Tuesday, September 25, 2007

Upcoming author visit

This coming weekend, Anchorage is hosting Bouchercon 2007: the World Mystery Convention. Some of the biggest names in crime fiction will be there, including many names you will find on our bookshelves. And thanks to the Alaska Sisters in Crime, one of those authors will be visiting Ketchikan next week. The Sisters in Crime sponsors an "Authors in the Schools" program that helps connect published authors with Alaskan communities. The authors very kindly donate their time, and the Sisters in Crime pay for the transportation costs (which, as we all know, can be quite hefty). This wonderful program will be benefiting a number of schools here in town, as well as the public library. We're all looking forward to hosting Denise Hamilton.
Denise Hamilton is a former reporter for the L.A. Times, and she incorporates both her experience with journalism and her familiarity with Los Angeles into her stories. Her protagonist is an L.A.-based journalist, and her stories are suspenseful and tightly written, full of inside knowledge and gritty reality. To meet increased demand, we have added a couple more of her books to the collection. You still have a chance to pick up Last Lullaby or The Jasmine Trade before meeting Ms. Hamilton herself at 6:30 pm on Tuesday, Oct. 2. So be sure to mark your calendar for a week from today, bring your well-thumbed copy of her book, and look forward to an interesting evening with a top mystery author!

Monday, September 24, 2007

Help, I'm a Best Man!

You're buddy's asked you to be the Best Man at his wedding: congratulations! Did you know that being the Best Man involves more than planning a bachelor party? And did you know that planning a bachelor party involves more than picking out a bar? The role of the groom's entourage is pretty low-key (as opposed to the bride's), but there are still things that are your responsibility. Our new book, The Pocket-Poet's Guide to be the Quintessential Best Man by Robert Melillo, will help you avoid wedding faux-pas and icy glares from the bride's family as you frantically search your pockets for the rings. Each section is very short, concise and to-the-point. This book lays out exactly what you need to do at each point of the wedding process (and believe me, this starts long before the day of the ceremony) and sticks to the basic level of Best Man service. If you want to get fancy, feel free, but this book is about meeting obligations, not impressing the bridesmaids with your decorating ability or organizational skills. Actually, this book is blunt almost to the point of being insulting (should a grown man really need to be told that he has to say "Hello" to everyone in the receiving line?). But if you're starting to get nervous about your buddy's wedding and you want to make sure you keep everybody happy, then this is the perfect book. You might even move from 'tolerable' to 'a good friend' in the bride's opinion.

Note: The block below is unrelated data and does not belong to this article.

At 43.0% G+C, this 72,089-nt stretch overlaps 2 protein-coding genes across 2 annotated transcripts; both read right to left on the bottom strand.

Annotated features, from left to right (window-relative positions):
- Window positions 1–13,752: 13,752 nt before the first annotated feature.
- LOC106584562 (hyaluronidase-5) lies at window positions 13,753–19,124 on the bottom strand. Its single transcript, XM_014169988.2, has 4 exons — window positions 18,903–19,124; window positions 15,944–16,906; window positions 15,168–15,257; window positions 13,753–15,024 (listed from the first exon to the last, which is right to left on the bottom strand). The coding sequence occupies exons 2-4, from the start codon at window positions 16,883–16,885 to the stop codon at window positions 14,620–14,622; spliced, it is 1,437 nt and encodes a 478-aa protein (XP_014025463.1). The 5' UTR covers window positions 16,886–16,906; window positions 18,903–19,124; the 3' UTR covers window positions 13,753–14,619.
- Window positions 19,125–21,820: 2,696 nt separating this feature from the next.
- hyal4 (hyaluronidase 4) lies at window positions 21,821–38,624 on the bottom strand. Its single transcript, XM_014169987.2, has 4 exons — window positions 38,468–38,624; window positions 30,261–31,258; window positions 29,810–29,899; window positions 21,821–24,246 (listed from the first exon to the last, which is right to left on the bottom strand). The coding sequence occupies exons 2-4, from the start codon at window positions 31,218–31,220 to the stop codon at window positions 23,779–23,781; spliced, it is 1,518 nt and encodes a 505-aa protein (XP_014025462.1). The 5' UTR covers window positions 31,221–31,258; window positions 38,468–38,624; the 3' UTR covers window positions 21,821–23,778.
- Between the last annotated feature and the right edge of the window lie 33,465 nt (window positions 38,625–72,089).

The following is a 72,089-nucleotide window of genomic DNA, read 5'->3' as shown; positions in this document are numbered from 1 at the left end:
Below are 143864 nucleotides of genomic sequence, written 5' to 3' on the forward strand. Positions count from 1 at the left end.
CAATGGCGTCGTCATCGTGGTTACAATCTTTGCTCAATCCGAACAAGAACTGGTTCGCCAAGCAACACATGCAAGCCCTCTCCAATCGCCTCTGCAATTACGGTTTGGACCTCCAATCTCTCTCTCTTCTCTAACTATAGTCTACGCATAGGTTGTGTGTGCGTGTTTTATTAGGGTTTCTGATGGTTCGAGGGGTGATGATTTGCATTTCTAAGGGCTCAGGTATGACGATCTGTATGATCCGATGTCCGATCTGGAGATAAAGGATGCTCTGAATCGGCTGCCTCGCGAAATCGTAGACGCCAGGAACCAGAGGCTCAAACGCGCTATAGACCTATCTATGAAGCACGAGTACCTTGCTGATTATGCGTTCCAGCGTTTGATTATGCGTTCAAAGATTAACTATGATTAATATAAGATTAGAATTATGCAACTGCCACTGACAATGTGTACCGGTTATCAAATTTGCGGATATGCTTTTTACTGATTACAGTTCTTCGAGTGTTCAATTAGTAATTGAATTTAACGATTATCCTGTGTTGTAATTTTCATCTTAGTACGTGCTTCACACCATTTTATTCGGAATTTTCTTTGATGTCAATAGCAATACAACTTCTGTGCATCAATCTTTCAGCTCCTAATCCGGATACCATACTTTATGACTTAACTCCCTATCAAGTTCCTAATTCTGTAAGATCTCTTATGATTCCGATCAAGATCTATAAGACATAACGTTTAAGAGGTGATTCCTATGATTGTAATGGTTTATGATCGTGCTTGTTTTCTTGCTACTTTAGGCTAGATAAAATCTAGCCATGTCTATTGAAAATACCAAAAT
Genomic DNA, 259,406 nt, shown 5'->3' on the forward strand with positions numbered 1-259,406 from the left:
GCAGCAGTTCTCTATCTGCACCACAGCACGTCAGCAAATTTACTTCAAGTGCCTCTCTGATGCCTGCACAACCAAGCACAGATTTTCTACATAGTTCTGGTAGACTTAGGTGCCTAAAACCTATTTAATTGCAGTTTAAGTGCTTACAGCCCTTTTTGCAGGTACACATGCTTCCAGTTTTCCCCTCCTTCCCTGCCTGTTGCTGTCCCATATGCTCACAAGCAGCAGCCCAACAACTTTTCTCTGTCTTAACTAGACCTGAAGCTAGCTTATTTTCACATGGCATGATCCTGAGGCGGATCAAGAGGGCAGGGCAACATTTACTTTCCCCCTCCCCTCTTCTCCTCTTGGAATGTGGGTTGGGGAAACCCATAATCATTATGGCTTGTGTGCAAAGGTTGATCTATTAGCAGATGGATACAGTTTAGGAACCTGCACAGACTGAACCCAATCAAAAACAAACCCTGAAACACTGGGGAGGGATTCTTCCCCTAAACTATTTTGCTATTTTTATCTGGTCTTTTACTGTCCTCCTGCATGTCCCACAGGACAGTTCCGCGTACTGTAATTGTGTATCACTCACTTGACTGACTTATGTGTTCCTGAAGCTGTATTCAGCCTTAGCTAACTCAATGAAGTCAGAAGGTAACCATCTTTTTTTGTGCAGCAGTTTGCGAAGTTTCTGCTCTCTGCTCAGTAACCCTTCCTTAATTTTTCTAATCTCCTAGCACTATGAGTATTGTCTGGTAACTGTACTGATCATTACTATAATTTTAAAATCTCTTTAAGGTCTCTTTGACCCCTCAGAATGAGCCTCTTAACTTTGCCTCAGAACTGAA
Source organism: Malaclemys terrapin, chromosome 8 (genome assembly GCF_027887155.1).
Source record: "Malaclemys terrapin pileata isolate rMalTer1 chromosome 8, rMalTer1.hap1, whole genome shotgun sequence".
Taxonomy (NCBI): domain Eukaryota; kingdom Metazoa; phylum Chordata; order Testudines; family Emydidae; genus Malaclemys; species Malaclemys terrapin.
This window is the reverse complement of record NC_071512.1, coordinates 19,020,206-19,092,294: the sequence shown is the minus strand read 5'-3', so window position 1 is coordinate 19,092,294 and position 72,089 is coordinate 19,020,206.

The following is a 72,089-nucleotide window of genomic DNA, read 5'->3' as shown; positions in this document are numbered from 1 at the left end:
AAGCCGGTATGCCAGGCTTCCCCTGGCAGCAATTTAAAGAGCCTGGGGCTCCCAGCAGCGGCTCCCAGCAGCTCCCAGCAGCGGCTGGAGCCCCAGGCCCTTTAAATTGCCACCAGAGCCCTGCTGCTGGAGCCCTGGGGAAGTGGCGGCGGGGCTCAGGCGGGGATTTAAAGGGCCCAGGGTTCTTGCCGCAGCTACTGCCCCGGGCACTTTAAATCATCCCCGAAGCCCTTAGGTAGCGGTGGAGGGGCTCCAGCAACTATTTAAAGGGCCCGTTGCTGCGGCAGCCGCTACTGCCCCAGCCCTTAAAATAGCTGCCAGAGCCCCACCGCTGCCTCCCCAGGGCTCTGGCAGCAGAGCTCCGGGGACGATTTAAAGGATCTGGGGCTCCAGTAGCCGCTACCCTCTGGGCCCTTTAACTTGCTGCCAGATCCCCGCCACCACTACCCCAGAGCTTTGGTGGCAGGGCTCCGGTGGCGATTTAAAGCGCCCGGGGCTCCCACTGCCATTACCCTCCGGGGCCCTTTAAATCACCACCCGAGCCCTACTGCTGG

Sunday, September 23, 2007


We have two new CDs that will introduce you to a couple of talented young singer/songwriters:
Keren Ann is all about the voice. The guitar music in the background is good, and lends a great atmosphere on a couple of the tracks, but the true focus of attention is Keren Ann's wonderful singing abilities. She's not thready, but she's not belting out lyrics like Ethel Merman, either. Her voice is very arresting and other-worldly (like Bjork, only without being high-pitched and screechy. I'm sure I've just offended legions of Bjork fans there). The lyrics are good, but you might not notice them the first time or two through this disc. You'll just be carried away by the voice.